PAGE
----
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Review: A powerful 'Experience'
(CNN) -- "My life, it seems to me, is ridiculously shapeless," Martin Amis confesses. "I know what makes a good narrative, and lives don't have much of that -- pattern and balance, form, completion, commensurateness." That may be true, but the account the British author gives in his memoir "Experience" demonstrates that his life has kept him quite busy.
Amis casts a long shadow across the contemporary literary landscape. Aside from being a novelist, journalist and critic, he has been acquainted with some of the most important figures in the field. Not the least of them was his father, Kingsley Amis. "Experience" would be well worth reading if he did nothing but reflect on what it is like to grow up in the company of such an overwhelming presence.
The relationship between father and son, however, is just a part of the story Martin Amis tells. Fundamentally, "Experience" is about coming of age. The author comes of age not once, but repeatedly during the course of his first fifty years. Growing up, he tells us, is something that happens in fits and starts.
His first dose of maturity came fairly early, when his parents divorced. They both remarried, forcing him to grow up still more. Events in his adult life matured him further -- his first job, his first novel, his first marriage, fatherhood, celebrity, divorce. None of them, however, prepared him for what he calls "Main Events."
He provides surprisingly few details about those events, perhaps because they were all quite well publicized, particularly by the British tabloids. One of them was the utter collapse of his teeth. In the mid-1990s, Amis traveled to New York for extensive and protracted oral surgery. Fleet Street dismissed it as vanity. But the author provides ample evidence to rebut that allegation.
"I know all about the expert musicianship of toothaches," he writes, "their brass, woodwind and percussion, and, most predominantly, their strings, their strings (Bach's 'Concerto for Cello' struck me, when I recently heard it performed, as a faultless transcription of a toothache -- the persistence, the irresistible persuasiveness). Toothaches can play it staccato, glissando, accelerando, prestissimo and above all fortissimo. They can do rock, blues and soul, they can do doowop and bebop, they can do heavy metal, rap, punk and funk. And beneath all this anarchical stridor there was a lone, soft, insistent voice, always audible to my abject imagination: the tragic keening of the castrato."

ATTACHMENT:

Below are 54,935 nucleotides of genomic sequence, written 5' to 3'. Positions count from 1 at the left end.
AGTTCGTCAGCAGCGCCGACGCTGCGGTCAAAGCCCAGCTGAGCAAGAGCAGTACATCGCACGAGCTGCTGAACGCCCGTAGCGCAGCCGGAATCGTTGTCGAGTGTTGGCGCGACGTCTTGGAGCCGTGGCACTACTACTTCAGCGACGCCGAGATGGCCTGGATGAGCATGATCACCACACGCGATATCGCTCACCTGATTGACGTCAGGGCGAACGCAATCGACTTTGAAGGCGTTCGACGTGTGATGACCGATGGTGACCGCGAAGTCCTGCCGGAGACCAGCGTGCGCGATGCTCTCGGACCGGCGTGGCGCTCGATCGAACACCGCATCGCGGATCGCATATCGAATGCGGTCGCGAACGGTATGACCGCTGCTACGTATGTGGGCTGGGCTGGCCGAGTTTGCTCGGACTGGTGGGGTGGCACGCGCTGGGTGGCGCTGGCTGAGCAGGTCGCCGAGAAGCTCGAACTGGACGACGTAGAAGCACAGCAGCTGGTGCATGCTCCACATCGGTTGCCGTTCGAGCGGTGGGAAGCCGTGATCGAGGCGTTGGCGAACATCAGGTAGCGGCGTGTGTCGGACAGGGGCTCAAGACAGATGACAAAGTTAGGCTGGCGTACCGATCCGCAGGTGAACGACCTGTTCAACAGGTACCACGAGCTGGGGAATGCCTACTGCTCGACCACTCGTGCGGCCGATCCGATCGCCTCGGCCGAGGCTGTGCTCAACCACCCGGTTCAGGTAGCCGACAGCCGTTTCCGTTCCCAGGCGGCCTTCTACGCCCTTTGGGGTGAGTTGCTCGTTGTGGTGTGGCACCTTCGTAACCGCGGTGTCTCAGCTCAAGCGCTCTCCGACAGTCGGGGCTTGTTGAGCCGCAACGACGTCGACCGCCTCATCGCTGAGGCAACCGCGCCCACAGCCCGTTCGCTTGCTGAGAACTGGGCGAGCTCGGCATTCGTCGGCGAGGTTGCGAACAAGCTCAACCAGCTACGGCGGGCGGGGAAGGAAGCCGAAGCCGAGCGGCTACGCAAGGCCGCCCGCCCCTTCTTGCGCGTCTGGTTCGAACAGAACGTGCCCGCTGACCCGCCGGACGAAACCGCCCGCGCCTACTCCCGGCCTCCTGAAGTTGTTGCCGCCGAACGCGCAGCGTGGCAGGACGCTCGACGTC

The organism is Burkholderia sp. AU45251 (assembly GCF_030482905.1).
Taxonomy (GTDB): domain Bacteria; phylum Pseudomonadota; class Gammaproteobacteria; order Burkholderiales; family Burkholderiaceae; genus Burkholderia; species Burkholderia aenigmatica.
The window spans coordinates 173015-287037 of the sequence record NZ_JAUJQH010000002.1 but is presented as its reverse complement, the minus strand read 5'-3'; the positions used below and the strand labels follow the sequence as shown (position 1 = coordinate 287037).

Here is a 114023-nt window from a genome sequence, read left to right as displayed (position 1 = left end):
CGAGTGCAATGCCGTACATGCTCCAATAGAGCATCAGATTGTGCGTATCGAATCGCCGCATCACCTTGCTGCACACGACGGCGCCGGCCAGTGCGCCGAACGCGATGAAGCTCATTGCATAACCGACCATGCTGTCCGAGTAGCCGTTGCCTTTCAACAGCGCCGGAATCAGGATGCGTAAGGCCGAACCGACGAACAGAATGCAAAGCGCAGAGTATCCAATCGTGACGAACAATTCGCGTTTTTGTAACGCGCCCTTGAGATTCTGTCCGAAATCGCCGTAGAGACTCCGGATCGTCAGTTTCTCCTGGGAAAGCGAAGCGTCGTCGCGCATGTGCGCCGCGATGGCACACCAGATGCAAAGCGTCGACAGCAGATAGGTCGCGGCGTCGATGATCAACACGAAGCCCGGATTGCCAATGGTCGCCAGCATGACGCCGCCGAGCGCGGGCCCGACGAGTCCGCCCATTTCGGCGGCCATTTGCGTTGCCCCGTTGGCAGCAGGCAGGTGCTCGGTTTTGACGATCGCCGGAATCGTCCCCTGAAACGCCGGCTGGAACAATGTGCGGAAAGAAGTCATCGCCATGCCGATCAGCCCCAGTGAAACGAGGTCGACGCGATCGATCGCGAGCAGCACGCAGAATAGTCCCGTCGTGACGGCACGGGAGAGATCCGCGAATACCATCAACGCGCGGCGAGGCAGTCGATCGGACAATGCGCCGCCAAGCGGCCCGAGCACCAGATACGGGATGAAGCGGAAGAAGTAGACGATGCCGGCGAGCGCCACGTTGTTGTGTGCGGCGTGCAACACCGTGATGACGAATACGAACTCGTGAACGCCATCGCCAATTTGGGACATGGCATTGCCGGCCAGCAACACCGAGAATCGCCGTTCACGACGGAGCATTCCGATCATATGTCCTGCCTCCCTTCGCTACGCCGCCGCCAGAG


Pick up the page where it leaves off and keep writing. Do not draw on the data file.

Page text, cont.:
Other "Main Events" produced a different kind of pain. The year his first novel appeared, one of his cousins disappeared. Twenty years would pass before anyone knew that she was a victim of Frederick West, the serial killer. Amis writes movingly about the agony her disappearance caused, and the greater agony when her fate became known. Not long thereafter, Amis was hit with a double blow -- the loss of his father, and the discovery of a long-lost daughter.
Perhaps, as the author confesses, "Experience" doesn't have the kind of shape a narrative requires. But in this case, that is not a weakness. Amis has chosen not to recall events from his life chronologically. His memoir meanders -- though it never rambles -- back and forth across the years of his various growing-ups. It is filled with stories about people as diverse as Saul Bellow and Christopher Hitchens. A reader broadly familiar with contemporary literature will be delighted by many of the anecdotes and wry asides. But such familiarity is not a prerequisite for enjoying the book. All that's required is respect for a writer who loves and commands the English language. Martin Amis does both in full measure.
The Martin Amis Web
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